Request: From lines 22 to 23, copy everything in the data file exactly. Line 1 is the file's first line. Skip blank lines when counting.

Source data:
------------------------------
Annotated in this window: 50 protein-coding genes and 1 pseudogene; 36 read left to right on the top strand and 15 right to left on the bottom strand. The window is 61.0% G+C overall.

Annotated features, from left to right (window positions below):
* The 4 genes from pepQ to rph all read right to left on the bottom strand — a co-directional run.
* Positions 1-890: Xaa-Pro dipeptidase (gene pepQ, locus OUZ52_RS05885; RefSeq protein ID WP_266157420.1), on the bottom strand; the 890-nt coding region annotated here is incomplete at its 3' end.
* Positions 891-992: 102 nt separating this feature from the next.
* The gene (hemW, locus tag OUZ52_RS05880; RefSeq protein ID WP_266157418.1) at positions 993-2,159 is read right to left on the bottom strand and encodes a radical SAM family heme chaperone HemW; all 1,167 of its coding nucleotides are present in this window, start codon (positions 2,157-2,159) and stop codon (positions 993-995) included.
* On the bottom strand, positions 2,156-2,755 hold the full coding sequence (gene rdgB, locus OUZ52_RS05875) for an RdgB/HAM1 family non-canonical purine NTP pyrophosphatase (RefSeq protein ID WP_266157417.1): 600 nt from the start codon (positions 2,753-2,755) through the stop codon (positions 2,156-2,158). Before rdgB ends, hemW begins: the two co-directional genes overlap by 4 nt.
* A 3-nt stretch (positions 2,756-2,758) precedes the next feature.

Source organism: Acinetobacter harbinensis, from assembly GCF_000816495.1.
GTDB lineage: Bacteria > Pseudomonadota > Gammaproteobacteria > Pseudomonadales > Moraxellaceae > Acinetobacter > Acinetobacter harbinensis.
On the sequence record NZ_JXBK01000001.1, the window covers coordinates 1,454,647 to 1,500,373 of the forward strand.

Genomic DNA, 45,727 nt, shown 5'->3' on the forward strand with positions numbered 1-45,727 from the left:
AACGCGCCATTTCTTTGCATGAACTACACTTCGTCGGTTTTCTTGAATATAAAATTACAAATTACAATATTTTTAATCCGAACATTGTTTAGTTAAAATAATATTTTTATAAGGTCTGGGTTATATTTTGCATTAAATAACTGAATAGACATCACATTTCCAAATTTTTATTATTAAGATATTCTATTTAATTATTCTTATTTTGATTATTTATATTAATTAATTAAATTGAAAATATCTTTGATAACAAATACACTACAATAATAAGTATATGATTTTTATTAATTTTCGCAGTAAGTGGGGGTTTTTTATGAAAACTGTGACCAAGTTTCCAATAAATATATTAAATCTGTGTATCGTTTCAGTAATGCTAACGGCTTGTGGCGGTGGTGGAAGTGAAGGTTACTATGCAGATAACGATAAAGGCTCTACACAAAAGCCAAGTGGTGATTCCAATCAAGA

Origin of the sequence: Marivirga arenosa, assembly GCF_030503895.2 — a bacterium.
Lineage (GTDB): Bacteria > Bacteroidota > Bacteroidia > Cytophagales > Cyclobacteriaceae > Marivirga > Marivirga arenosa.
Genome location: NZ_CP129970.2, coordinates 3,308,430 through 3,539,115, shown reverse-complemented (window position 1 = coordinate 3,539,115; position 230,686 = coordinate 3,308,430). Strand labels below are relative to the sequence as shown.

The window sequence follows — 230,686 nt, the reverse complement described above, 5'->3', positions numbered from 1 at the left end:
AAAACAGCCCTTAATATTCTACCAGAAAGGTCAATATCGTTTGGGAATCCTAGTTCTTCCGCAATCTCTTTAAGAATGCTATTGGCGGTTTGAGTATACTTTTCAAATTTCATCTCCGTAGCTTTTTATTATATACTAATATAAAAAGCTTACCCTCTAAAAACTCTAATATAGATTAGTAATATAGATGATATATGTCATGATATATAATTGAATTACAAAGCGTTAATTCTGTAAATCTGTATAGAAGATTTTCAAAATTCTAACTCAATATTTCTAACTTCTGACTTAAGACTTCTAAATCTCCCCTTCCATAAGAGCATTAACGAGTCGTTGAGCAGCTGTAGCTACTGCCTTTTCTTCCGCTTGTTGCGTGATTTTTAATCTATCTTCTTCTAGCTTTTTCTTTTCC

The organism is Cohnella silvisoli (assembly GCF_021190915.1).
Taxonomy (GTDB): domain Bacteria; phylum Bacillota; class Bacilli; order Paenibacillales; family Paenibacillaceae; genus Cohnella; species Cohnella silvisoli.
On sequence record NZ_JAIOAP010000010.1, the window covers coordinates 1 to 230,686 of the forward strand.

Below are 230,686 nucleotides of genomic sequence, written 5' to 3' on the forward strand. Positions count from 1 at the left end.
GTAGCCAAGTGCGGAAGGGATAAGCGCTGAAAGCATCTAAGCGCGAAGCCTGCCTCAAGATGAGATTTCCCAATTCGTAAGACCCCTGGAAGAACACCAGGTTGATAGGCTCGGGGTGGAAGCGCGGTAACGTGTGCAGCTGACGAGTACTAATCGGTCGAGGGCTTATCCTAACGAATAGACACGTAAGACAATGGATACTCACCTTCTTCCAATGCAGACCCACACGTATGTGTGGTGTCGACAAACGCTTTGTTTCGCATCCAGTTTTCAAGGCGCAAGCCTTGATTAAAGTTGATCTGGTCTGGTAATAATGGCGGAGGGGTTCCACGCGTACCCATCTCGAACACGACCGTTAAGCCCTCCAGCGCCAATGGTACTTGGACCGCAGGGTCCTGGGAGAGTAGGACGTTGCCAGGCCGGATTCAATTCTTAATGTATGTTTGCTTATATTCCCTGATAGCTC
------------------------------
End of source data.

Below are 230,686 nucleotides of genomic sequence, written 5' to 3' on the forward strand. Positions count from 1 at the left end.
GTAGCCAAGTGCGGAAGGGATAAGCGCTGAAAGCATCTAAGCGCGAAGCCTGCCTCAAGATGAGATTTCCCAATTCGTAAGACCCCTGGAAGAACACCAGGTTGATAGGCTCGGGGTGGAAGCGCGGTAACGTGTGCAGCTGACGAGTACTAATCGGTCGAGGGCTTATCCTAACGAATAGACACGTAAGACAATGGATACTCACCTTCTTCCAATGCAGACCCACACGTATGTGTGGTGTCGACAAACGCTTTGTTTCGCATCCAGTTTTCAAGGCGCAAGCCTTGATTAAAGTTGATCTGGTCTGGTAATAATGGCGGAGGGGTTCCACGCGTACCCATCTCGAACACGACCGTTAAGCCCTCCAGCGCCAATGGTACTTGGACCGCAGGGTCCTGGGAGAGTAGGACGTTGCCAGGCCGGATTCAATTCTTAATGTATGTTTGCTTATATTCCCTGATAGCTC